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Stare Into the Eye of This Insane Storm on Saturn

 
Rain-Man
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11/28/2012 02:46 PM
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Stare Into the Eye of This Insane Storm on Saturn
This mind-boggling storm at Saturnís North Pole, captured by NASAís Cassini spacecraft on Nov. 27, looks like itís going to swallow you right up.

An incredible amount of detail can been seen of the magnificent storm system, with wispy clouds curling back on themselves as they swirl around the stormís eye. Cassini captured the image in infrared wavelengths, which can peer deep into Saturnís cloud layers.

Cassiniís raw image

[link to saturn.jpl.nasa.gov]

[link to www.wired.com]

Last Edited by Rain-Man on 11/28/2012 02:48 PM
Rain-Man (OP)

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11/28/2012 02:50 PM
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Re: Stare Into the Eye of This Insane Storm on Saturn
Saturn Storm Creates Largest and Hottest Vortex Ever Seen in Solar System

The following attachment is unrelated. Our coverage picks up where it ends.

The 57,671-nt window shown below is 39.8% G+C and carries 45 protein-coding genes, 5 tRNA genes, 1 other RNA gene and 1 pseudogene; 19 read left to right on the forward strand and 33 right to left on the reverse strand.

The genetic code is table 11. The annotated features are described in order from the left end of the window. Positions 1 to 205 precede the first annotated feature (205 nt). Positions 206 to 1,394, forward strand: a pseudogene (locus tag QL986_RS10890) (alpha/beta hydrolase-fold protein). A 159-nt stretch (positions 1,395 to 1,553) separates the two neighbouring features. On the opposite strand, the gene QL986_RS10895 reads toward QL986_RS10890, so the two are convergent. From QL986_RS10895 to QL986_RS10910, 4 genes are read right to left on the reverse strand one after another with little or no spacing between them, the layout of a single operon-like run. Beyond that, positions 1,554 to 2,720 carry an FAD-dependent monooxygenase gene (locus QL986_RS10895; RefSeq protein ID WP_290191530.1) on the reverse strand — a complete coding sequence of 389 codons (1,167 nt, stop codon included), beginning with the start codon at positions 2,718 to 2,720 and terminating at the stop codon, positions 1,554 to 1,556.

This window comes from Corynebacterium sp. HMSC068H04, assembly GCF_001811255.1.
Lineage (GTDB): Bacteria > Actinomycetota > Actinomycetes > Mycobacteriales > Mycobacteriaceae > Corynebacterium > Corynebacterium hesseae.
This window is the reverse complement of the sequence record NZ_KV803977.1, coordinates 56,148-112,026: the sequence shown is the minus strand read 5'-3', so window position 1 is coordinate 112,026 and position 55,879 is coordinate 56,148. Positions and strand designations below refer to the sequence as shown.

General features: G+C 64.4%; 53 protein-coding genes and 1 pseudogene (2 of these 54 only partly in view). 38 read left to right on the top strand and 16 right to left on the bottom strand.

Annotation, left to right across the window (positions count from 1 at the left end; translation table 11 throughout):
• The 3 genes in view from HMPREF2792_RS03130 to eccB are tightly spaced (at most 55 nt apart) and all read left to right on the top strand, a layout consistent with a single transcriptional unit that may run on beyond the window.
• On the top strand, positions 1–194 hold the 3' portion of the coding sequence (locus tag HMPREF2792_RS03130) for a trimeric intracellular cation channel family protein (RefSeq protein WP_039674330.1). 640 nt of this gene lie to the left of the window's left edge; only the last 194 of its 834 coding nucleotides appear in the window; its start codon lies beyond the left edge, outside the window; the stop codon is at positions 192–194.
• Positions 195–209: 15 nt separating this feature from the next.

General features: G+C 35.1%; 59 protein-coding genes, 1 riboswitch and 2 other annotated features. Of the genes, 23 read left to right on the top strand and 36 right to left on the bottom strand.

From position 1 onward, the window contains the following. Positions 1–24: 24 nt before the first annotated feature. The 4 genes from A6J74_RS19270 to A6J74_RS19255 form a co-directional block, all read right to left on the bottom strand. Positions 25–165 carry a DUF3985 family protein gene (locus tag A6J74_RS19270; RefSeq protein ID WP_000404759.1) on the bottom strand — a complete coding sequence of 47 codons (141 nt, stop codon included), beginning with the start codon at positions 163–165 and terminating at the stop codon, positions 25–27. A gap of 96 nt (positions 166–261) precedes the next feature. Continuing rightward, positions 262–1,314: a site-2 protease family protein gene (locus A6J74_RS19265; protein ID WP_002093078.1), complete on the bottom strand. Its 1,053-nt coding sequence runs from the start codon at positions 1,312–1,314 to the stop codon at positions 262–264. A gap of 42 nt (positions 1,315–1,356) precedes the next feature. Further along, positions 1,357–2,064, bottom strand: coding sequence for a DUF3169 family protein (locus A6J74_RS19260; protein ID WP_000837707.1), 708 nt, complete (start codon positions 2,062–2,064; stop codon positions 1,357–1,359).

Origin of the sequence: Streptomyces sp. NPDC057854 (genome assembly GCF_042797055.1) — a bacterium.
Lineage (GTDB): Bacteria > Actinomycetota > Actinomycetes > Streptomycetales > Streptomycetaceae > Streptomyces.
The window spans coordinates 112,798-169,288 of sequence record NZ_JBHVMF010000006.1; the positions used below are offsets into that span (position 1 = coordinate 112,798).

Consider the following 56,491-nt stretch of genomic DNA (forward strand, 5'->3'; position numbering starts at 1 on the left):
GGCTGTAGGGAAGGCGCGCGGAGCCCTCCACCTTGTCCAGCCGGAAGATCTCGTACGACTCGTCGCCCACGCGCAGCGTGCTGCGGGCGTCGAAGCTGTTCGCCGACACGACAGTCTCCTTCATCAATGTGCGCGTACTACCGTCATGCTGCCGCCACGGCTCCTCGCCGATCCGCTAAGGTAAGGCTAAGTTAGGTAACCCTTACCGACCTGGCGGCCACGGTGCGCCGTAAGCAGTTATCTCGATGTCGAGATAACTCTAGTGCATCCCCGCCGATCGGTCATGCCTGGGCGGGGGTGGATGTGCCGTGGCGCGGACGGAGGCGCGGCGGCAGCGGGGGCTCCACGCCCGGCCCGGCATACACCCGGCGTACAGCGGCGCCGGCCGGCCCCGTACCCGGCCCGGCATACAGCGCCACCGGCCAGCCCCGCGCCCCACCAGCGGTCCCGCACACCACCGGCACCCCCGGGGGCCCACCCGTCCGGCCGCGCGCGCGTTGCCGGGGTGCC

On the surface, Saturn seems calm. But the appearance of the largest and hottest vortex ever seen in the solar system has astronomers thinking that Saturnís atmosphere has more going on than meets the eye.

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Rain-Man (OP)

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11/28/2012 02:53 PM
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Re: Stare Into the Eye of This Insane Storm on Saturn


[link to www.youtube.com]

Last Edited by Rain-Man on 11/28/2012 02:54 PM
Rain-Man (OP)

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11/28/2012 05:20 PM
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Re: Stare Into the Eye of This Insane Storm on Saturn
NASA's Cassini spacecraft has been traveling the Saturnian system in a set of inclined, or tilted, orbits that give mission scientists a vertigo-inducing view of Saturn's polar regions. This perspective has yielded images of roiling storm clouds and a swirling vortex at the center of Saturn's famed north polar hexagon.

These phenomena mimic what Cassini found at Saturn's south pole a number of years ago. Cassini has also seen storms circling Saturn's north pole in the past, but only in infrared wavelengths because the north pole was in darkness. (See [link to www.jpl.nasa.gov] .) But, with the change of the Saturnian seasons, the sun has begun to creep over the planet's north pole.

This particular set of raw, unprocessed images was taken on Nov. 27, 2012, from a distance of about 250,000 miles (400,000 kilometers) from Saturn.

[link to www.nasa.gov]

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